Lawyers' arguments and remarks are not evidence. The attorneys are not called as witnesses. (4) Anything you saw or heard when the court was not in session is not admissible as evidence. You must make your decision based entirely on the facts presented at trial. (5) The indictment is not admissible as evidence. It is merely a charge filed by the prosecutor that informs the defendant of the accusations against him/her.
In conclusion, what elements must be proved for a criminal conviction? In order to convict someone of a crime, all the elements of the crime must be proven beyond a reasonable doubt. While there may be cases where the jury can vote to convict even if they don't believe the accused is guilty of every element of the crime, in general, a verdict of guilt requires proof of each element.
Evidence that cannot be given to the jury or decision maker for a number of reasons, including unlawfully obtained evidence, evidence that is prejudiced (the adverse value outweighs the probative value), hearsay, evidence that is irrelevant to the case, and so on.
An attorney can decide not to offer evidence into court if he or she believes it will not help their case. For example, an attorney may decide not to offer evidence of another person's criminal record if they believe that it will only make the judge think badly of them. Attorneys often make this kind of judgment call during trial; if an attorney feels strongly about something not being offered as evidence, they have the right not to do so.
The decision about what evidence to offer up and what evidence not to offer has many factors behind it, including the choice of witnesses and questions to ask them. Evidence that is not offered may be because the attorney believes it won't help their case or because they believe it would only make things worse for their client. In either case, attorneys can make these judgments calls without putting themselves in conflict with the law.
This positive material is buried in the case file by the prosecutor and is not shared with defense counsel. Because the prosecution concealed evidence in violation of the defendant's rights, this is prosecutorial misconduct. The withheld evidence may be useful to the defense in preparing its case or in finding jurors who are willing to return a verdict despite their opposition to the death penalty.
The Constitution requires that all criminal defendants be given equal treatment by the prosecutor. In other words, the prosecutor cannot use his power over the course of the investigation or trial to favor one defendant over another. This principle also includes a duty to disclose evidence that might benefit the accused but which does not fall under the category of basic evidence (such as eyewitness testimony) or evidence that is obtained from third parties. If the prosecutor fails to disclose such evidence, he violates the defendant's right to due process of law.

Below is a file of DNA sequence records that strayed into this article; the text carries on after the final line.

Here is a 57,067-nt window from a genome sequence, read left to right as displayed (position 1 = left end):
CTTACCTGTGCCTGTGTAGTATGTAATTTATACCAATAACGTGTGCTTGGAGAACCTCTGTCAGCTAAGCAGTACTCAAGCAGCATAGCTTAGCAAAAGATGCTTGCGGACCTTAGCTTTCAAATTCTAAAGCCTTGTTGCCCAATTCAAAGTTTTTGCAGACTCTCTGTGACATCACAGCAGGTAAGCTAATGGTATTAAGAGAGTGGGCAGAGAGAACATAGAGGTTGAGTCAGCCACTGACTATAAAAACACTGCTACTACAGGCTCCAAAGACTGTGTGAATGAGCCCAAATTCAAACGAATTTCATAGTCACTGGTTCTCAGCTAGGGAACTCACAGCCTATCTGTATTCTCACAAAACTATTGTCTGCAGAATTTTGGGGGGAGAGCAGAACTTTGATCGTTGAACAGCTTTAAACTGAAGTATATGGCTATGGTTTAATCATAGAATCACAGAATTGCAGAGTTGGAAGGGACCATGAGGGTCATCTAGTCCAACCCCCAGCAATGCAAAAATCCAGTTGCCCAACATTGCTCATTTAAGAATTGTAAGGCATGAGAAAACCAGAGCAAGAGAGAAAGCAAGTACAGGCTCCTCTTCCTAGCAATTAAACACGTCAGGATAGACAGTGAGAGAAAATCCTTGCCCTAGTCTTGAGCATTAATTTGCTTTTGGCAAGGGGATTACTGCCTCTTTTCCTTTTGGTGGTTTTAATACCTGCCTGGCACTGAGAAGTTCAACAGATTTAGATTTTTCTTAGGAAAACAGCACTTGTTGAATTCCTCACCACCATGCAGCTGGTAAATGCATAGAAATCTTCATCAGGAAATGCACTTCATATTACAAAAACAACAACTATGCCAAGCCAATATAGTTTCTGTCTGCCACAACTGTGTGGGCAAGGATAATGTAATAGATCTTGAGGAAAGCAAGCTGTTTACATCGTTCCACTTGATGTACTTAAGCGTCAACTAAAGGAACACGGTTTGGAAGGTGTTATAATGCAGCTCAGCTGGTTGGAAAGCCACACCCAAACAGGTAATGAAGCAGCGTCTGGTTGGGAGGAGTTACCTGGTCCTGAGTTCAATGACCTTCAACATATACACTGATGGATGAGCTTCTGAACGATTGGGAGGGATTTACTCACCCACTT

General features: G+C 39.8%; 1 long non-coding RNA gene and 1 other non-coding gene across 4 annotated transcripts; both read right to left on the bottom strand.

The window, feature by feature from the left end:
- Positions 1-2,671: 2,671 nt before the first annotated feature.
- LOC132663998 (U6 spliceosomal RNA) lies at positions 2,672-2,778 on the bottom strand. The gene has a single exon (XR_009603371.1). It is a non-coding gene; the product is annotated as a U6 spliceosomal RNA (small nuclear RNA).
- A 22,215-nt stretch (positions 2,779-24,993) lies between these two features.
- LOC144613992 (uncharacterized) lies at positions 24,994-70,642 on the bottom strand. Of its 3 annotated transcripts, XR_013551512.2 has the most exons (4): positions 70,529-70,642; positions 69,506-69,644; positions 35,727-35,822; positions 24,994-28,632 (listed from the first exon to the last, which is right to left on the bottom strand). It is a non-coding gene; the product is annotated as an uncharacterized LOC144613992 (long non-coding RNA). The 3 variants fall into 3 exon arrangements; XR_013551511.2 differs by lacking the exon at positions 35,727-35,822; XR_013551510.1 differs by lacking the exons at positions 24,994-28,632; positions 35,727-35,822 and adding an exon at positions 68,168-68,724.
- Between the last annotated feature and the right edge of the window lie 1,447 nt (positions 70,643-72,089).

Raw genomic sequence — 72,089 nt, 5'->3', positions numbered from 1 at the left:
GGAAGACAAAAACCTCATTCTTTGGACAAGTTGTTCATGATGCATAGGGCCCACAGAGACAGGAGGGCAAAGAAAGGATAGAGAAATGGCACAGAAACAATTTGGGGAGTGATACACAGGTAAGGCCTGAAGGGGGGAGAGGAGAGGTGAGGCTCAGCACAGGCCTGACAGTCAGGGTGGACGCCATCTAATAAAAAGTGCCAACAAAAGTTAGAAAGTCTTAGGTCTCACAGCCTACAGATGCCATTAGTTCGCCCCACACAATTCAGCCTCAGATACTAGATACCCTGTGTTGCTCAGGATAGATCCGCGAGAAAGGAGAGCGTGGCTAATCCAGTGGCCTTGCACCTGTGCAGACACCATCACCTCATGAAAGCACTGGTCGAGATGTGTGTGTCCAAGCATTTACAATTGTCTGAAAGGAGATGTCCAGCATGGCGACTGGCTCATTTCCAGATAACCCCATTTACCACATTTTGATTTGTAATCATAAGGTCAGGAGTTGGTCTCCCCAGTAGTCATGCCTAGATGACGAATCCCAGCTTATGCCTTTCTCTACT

Dennis killed himself on May 24, 1973, just two days before his scheduled execution for the murder of Helen Rainey. He had been incarcerated at Southern Ohio Correctional Facility in Lucasville since his conviction in 1975.
Dennis was convicted of killing Helen Rainey during an attempted robbery in Cleveland in February 1973.
An undesirable piece of evidence is one that not only harms your argument but is also unrelated to the merits of your opponent's case to be included. 611a (non-responsive): The witness is not responding to the question. 611b (irrelevant): The question calls for information irrelevant or unnecessary to resolve the issue before the court. For example, if a defendant is being tried for murder, testimony regarding an unrelated assault several years earlier is irrelevant.
Objectionable evidence is any evidence that is inadmissible under the rules of evidence. If evidence is inadmissible but not objected to at trial, it becomes part of the record and can be considered by the appellate court. If evidence is found to be objectionable at any time during the proceedings, the opposing party must object to its admission into evidence or raise the objection as a grounds for appeal.
In Illinois, all evidence which is irrelevant or immaterial to the issues in the case should be excluded by the court at any stage of the trial. Material evidence is evidence which would be likely to affect the judgment or decision in the case.
The evidence in the criminal case must either show or deny a significant fact. If the evidence does not pertain to a specific fact, it is deemed "irrelevant" and so inadmissible. It is also not legal in court. Evidence that is not relevant is excluded by law for a number of reasons, such as wasting time at trial and confusing the issues.
All evidence is divided into two categories: primary evidence and secondary evidence. Primary evidence can be described as evidence that directly proves or disproves a fact. For example, if I walk into a police station and tell them I was robbed at gunpoint, a police report of the incident would be primary evidence that I was indeed robbed at gunpoint. Secondary evidence is evidence that cannot be used to prove a fact but can be used to support other evidence that does prove a fact. For example, if the police find my driver's license at the scene of the crime, this would be secondary evidence that I was there during the robbery. This document would not be admissible as proof that I was there, but it could help prove that someone else was there.
Evidence is relevant if it has any possibility of making the fact being argued more or less probable than it would be without the evidence.